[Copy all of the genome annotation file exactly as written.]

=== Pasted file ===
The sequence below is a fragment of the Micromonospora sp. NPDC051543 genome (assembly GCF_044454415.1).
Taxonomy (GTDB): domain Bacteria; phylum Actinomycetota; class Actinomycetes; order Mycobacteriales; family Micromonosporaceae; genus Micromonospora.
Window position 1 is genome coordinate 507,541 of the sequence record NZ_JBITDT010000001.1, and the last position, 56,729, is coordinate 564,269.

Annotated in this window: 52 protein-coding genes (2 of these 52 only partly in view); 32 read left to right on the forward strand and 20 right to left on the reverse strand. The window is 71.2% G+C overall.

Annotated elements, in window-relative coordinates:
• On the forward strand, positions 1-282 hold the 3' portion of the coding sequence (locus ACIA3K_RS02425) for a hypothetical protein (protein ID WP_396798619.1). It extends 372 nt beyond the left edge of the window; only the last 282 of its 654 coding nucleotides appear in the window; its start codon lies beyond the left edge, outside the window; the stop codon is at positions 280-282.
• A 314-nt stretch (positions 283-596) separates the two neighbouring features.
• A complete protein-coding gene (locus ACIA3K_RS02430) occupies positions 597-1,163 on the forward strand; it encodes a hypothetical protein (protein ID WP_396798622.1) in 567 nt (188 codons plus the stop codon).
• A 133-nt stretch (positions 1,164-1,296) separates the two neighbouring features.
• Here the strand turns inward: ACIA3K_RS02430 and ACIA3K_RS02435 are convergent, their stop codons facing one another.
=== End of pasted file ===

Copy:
The sequence below is a fragment of the Micromonospora sp. NPDC051543 genome (assembly GCF_044454415.1).
Taxonomy (GTDB): domain Bacteria; phylum Actinomycetota; class Actinomycetes; order Mycobacteriales; family Micromonosporaceae; genus Micromonospora.
Window position 1 is genome coordinate 507,541 of the sequence record NZ_JBITDT010000001.1, and the last position, 56,729, is coordinate 564,269.

Annotated in this window: 52 protein-coding genes (2 of these 52 only partly in view); 32 read left to right on the forward strand and 20 right to left on the reverse strand. The window is 71.2% G+C overall.

Annotated elements, in window-relative coordinates:
• On the forward strand, positions 1-282 hold the 3' portion of the coding sequence (locus ACIA3K_RS02425) for a hypothetical protein (protein ID WP_396798619.1). It extends 372 nt beyond the left edge of the window; only the last 282 of its 654 coding nucleotides appear in the window; its start codon lies beyond the left edge, outside the window; the stop codon is at positions 280-282.
• A 314-nt stretch (positions 283-596) separates the two neighbouring features.
• A complete protein-coding gene (locus ACIA3K_RS02430) occupies positions 597-1,163 on the forward strand; it encodes a hypothetical protein (protein ID WP_396798622.1) in 567 nt (188 codons plus the stop codon).
• A 133-nt stretch (positions 1,164-1,296) separates the two neighbouring features.
• Here the strand turns inward: ACIA3K_RS02430 and ACIA3K_RS02435 are convergent, their stop codons facing one another.